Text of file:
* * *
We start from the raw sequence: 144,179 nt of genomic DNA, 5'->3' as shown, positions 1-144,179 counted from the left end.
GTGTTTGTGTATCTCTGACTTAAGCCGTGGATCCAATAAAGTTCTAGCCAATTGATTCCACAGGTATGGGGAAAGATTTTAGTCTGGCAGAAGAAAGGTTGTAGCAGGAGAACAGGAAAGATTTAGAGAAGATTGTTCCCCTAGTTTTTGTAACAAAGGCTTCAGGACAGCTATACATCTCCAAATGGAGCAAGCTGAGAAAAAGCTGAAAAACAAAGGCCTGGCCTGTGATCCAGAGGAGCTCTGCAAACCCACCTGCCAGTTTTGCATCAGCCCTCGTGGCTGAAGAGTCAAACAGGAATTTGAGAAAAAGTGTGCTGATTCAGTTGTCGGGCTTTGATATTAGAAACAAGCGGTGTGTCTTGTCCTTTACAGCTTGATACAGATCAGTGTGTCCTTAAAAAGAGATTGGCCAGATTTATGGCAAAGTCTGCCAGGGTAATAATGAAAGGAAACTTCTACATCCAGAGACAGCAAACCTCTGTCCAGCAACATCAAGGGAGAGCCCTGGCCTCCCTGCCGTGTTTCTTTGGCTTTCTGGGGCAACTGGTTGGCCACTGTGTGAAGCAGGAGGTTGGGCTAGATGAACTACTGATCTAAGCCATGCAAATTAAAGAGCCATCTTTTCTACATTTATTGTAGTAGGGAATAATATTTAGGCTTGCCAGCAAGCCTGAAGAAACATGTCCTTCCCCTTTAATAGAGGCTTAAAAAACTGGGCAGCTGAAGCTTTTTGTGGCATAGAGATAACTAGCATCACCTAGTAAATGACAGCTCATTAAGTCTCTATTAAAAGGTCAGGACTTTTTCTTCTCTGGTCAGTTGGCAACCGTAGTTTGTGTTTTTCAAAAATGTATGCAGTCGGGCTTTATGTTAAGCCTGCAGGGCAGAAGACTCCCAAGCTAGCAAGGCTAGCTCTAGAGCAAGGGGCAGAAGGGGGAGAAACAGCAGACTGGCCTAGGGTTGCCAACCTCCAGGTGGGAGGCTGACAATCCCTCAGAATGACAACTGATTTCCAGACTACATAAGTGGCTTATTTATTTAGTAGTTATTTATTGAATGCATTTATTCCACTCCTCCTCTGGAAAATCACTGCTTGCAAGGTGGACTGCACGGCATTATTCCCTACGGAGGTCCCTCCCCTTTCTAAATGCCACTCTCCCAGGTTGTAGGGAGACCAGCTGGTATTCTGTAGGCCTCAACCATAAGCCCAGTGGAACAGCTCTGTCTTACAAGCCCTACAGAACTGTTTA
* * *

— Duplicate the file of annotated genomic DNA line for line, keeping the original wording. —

We start from the raw sequence: 144,179 nt of genomic DNA, 5'->3' as shown, positions 1-144,179 counted from the left end.
GTGTTTGTGTATCTCTGACTTAAGCCGTGGATCCAATAAAGTTCTAGCCAATTGATTCCACAGGTATGGGGAAAGATTTTAGTCTGGCAGAAGAAAGGTTGTAGCAGGAGAACAGGAAAGATTTAGAGAAGATTGTTCCCCTAGTTTTTGTAACAAAGGCTTCAGGACAGCTATACATCTCCAAATGGAGCAAGCTGAGAAAAAGCTGAAAAACAAAGGCCTGGCCTGTGATCCAGAGGAGCTCTGCAAACCCACCTGCCAGTTTTGCATCAGCCCTCGTGGCTGAAGAGTCAAACAGGAATTTGAGAAAAAGTGTGCTGATTCAGTTGTCGGGCTTTGATATTAGAAACAAGCGGTGTGTCTTGTCCTTTACAGCTTGATACAGATCAGTGTGTCCTTAAAAAGAGATTGGCCAGATTTATGGCAAAGTCTGCCAGGGTAATAATGAAAGGAAACTTCTACATCCAGAGACAGCAAACCTCTGTCCAGCAACATCAAGGGAGAGCCCTGGCCTCCCTGCCGTGTTTCTTTGGCTTTCTGGGGCAACTGGTTGGCCACTGTGTGAAGCAGGAGGTTGGGCTAGATGAACTACTGATCTAAGCCATGCAAATTAAAGAGCCATCTTTTCTACATTTATTGTAGTAGGGAATAATATTTAGGCTTGCCAGCAAGCCTGAAGAAACATGTCCTTCCCCTTTAATAGAGGCTTAAAAAACTGGGCAGCTGAAGCTTTTTGTGGCATAGAGATAACTAGCATCACCTAGTAAATGACAGCTCATTAAGTCTCTATTAAAAGGTCAGGACTTTTTCTTCTCTGGTCAGTTGGCAACCGTAGTTTGTGTTTTTCAAAAATGTATGCAGTCGGGCTTTATGTTAAGCCTGCAGGGCAGAAGACTCCCAAGCTAGCAAGGCTAGCTCTAGAGCAAGGGGCAGAAGGGGGAGAAACAGCAGACTGGCCTAGGGTTGCCAACCTCCAGGTGGGAGGCTGACAATCCCTCAGAATGACAACTGATTTCCAGACTACATAAGTGGCTTATTTATTTAGTAGTTATTTATTGAATGCATTTATTCCACTCCTCCTCTGGAAAATCACTGCTTGCAAGGTGGACTGCACGGCATTATTCCCTACGGAGGTCCCTCCCCTTTCTAAATGCCACTCTCCCAGGTTGTAGGGAGACCAGCTGGTATTCTGTAGGCCTCAACCATAAGCCCAGTGGAACAGCTCTGTCTTACAAGCCCTACAGAACTGTTTA